On 31 March 2022, the Work Health and Safety laws replaced the health and safety elements of the Mines Safety and Inspection laws. For information visit www.dmirs.wa.gov.au/whs
Transitional arrangements may be in place for the compliance requirements on this page.
All health and safety notifications, forms and guidance for mining and petroleum has moved to the WorkSafe website
What is an explosion?
An explosion is a sudden and rapid increase in volume and release of energy in an extreme manner. This is usually accompanied by the generation of high temperatures and release of gases caused by changes in pressure, temperature and phase.
In mining, explosives are the most obvious form of explosion hazard. Blasts and shots are controlled releases of chemical energy. However, the potential for the uncontrolled release of (stored) energy is also present and can be unrecognised. Unwanted events can damage equipment and infrastructure, release shrapnel and cause injury or, in the worst case scenario, be fatal.
Explosions can be:
- chemical - high explosives, gas ignition, and fine particulate or dust sulphide dust ignition (SDI)
- electrical or magnetic - high current arc flashes or excessive magnetic pressure in an ultra-strong electromagnet
- through mechanical failure - change to the safe operating conditions of a classified plant, or a tyre failure.
Examples of the hazard types are provided below.
This is not an exhaustive list and mining operators should think in terms of their particular circumstances.
Explosives and dangerous goods
Go to the dangerous goods landing page for information on the use, storage, handling, transport and disposal of explosives and other dangerous goods.
Sulphide dust ignition and gas outbursts
The presence of combustible dusts and gases can result in explosions and fires. For example, the dust produced during the mining of some metalliferous sulphidic orebodies can ignite under certain conditions. During drilling activities in particular geological settings, pockets of methane and other hazardous gases can be intersected.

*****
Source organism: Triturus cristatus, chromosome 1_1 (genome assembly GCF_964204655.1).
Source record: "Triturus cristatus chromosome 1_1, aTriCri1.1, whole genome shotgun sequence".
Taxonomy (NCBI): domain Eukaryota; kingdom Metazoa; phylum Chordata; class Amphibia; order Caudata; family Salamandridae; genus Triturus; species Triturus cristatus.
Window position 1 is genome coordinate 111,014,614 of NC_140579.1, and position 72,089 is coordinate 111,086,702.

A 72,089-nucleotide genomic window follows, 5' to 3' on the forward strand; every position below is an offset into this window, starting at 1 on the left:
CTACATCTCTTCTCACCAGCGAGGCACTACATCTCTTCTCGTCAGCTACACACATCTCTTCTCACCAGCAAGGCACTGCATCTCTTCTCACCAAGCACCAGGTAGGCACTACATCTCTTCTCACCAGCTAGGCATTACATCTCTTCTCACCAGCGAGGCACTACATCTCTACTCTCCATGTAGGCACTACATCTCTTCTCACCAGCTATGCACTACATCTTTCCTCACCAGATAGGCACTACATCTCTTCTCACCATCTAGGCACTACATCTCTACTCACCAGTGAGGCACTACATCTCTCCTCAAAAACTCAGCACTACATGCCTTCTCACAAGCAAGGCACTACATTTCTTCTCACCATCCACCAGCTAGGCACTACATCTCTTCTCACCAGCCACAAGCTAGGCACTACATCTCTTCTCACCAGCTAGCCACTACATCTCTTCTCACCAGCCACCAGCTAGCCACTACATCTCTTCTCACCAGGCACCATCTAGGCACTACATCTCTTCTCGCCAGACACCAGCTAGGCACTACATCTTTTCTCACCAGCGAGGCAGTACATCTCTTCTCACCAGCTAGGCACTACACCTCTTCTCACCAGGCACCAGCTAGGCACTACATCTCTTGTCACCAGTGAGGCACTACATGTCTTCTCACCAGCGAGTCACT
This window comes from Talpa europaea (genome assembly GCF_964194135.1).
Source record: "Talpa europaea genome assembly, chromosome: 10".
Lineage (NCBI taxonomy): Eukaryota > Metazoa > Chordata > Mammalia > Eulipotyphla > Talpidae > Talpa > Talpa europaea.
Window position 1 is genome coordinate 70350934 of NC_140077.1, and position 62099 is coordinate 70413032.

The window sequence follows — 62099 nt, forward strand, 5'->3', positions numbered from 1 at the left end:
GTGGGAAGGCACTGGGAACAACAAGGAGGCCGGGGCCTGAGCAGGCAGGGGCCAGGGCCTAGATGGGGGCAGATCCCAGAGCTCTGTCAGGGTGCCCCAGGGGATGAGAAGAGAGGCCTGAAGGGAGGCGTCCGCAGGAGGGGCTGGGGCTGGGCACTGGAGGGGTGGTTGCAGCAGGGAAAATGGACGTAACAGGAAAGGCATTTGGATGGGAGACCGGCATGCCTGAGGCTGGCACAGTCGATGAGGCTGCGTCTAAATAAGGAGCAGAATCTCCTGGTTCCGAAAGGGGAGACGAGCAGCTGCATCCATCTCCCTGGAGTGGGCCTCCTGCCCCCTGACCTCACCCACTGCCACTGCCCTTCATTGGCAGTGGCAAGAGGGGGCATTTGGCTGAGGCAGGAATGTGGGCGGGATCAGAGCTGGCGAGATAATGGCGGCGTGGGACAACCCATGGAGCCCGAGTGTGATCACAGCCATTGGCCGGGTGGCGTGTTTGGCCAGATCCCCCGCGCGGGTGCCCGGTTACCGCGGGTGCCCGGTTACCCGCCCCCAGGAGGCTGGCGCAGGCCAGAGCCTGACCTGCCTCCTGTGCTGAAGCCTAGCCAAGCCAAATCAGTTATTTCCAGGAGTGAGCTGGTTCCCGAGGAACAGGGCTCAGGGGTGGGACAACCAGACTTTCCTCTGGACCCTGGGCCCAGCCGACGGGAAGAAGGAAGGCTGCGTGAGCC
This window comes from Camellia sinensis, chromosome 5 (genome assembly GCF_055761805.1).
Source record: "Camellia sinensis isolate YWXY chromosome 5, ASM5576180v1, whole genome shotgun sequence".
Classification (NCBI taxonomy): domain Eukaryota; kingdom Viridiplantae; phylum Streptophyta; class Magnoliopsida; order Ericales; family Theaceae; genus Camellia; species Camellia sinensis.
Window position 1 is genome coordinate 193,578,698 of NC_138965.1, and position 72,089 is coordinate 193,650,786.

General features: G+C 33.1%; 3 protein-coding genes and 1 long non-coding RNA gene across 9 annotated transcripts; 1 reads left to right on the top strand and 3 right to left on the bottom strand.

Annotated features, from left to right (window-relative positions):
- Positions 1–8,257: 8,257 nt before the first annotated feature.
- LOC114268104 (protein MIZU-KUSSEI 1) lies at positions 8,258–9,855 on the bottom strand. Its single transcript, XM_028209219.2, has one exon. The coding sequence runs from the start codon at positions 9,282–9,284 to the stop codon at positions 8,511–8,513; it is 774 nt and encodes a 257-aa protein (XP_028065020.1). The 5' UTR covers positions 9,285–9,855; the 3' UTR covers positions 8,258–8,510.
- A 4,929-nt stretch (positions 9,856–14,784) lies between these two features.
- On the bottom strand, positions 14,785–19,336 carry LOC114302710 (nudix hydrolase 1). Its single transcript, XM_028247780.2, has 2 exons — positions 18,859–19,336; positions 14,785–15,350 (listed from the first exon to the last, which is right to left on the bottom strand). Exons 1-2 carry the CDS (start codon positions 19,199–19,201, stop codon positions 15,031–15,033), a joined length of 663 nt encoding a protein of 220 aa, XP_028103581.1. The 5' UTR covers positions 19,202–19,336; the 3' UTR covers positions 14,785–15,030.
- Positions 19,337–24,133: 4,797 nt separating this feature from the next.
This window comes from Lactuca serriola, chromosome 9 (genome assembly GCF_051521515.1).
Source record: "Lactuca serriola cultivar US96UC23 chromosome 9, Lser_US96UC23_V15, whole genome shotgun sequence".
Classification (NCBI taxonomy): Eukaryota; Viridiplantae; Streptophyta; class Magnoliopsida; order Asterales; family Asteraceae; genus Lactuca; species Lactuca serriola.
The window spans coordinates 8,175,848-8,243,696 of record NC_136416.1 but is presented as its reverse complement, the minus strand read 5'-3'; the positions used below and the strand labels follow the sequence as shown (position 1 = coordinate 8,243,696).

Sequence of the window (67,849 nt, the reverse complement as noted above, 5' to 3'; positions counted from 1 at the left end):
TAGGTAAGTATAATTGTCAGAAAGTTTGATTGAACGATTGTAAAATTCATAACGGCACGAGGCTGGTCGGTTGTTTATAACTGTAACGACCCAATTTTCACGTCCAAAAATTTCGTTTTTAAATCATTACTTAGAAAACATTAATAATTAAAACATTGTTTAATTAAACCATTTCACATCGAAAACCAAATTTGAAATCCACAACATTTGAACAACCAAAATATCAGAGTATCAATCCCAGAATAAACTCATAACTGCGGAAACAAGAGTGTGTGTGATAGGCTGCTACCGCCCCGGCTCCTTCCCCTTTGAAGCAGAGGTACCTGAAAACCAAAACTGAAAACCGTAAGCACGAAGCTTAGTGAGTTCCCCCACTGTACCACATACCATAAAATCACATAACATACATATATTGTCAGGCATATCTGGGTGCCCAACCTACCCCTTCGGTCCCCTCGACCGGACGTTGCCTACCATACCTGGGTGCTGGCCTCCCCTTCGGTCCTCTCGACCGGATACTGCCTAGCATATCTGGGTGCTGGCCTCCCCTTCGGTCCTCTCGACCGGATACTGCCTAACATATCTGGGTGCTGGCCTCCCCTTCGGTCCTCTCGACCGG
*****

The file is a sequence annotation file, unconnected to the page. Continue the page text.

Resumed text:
When present in the underground environment, the risk is greater because of restricted access and the potential for dust or gas to accumulate. The most common ignition method is through the blasting process.
An explosion produces:
- heat which sets fire to combustible material in its path
- air blast that can move equipment and damage ventilation systems
- toxic gases
- an oxygen deficiency.
Much of the plant on a mining operation has the potential for an uncontrolled explosion. This includes:
- classified plant (e.g. pressure vessels, boiler, air compressors)
- processing plant using chemicals with temperature and pressurisation components
- tools or equipment with pressurised gas or fluid
- vessels that contain flammable or combustible vapour or pressurised gas (e.g. tyres).
An uncontrolled explosion may result from:
- mechanical failure of components
- incorrect design of work area e.g. poor ventilation
- where there is no or incorrect isolation of hazardous energies
- removal or bypassing of safe work processes
- incorrect use of equipment and non-standard maintenance techniques
- modifications, demolition or scrapping (e.g. hot work on empty flammable liquid containers).
When a tyre explodes the force of the escaping compressed air and the potential shrapnel generated (from the tyre, wheel and nearby material) can have fatal consequences.
Tyre explosions can be caused by:
- a brake or wheel-motor overheating (or fire)
- a heat source, such as a tyre fire
- welding or heating on rims or hubs
- electrification of the vehicle
- combustible materials, including introduced materials in the tyre, particularly those with low auto-ignition temperatures.
To learn more about tyre safety and preventing tyre explosions, visit Guidance about tyre management
Managing the risk
A risk management approach is required to identify explosion hazards and identify and implement the appropriate control measures.